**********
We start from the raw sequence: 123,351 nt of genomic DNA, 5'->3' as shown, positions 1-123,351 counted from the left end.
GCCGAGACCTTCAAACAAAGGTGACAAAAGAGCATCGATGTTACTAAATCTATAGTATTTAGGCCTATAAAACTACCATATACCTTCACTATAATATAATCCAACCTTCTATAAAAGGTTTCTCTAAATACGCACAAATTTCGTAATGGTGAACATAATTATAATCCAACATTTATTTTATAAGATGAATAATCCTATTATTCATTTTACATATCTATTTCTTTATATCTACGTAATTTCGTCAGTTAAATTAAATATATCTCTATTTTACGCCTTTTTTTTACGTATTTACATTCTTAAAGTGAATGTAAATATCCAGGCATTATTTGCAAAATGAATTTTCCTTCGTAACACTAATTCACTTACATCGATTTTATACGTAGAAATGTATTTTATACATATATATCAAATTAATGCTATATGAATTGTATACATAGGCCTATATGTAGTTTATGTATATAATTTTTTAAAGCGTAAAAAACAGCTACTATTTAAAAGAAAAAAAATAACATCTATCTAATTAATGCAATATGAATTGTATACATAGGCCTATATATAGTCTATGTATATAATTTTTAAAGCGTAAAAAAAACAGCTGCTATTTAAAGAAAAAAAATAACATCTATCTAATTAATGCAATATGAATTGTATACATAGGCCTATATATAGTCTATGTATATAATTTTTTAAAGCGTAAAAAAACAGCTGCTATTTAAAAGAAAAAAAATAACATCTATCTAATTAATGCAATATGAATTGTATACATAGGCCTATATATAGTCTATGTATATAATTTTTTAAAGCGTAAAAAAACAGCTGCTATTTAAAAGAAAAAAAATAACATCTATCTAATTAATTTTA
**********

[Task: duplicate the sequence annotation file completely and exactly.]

We start from the raw sequence: 123,351 nt of genomic DNA, 5'->3' as shown, positions 1-123,351 counted from the left end.
GCCGAGACCTTCAAACAAAGGTGACAAAAGAGCATCGATGTTACTAAATCTATAGTATTTAGGCCTATAAAACTACCATATACCTTCACTATAATATAATCCAACCTTCTATAAAAGGTTTCTCTAAATACGCACAAATTTCGTAATGGTGAACATAATTATAATCCAACATTTATTTTATAAGATGAATAATCCTATTATTCATTTTACATATCTATTTCTTTATATCTACGTAATTTCGTCAGTTAAATTAAATATATCTCTATTTTACGCCTTTTTTTTACGTATTTACATTCTTAAAGTGAATGTAAATATCCAGGCATTATTTGCAAAATGAATTTTCCTTCGTAACACTAATTCACTTACATCGATTTTATACGTAGAAATGTATTTTATACATATATATCAAATTAATGCTATATGAATTGTATACATAGGCCTATATGTAGTTTATGTATATAATTTTTTAAAGCGTAAAAAACAGCTACTATTTAAAAGAAAAAAAATAACATCTATCTAATTAATGCAATATGAATTGTATACATAGGCCTATATATAGTCTATGTATATAATTTTTAAAGCGTAAAAAAAACAGCTGCTATTTAAAGAAAAAAAATAACATCTATCTAATTAATGCAATATGAATTGTATACATAGGCCTATATATAGTCTATGTATATAATTTTTTAAAGCGTAAAAAAACAGCTGCTATTTAAAAGAAAAAAAATAACATCTATCTAATTAATGCAATATGAATTGTATACATAGGCCTATATATAGTCTATGTATATAATTTTTTAAAGCGTAAAAAAACAGCTGCTATTTAAAAGAAAAAAAATAACATCTATCTAATTAATTTTA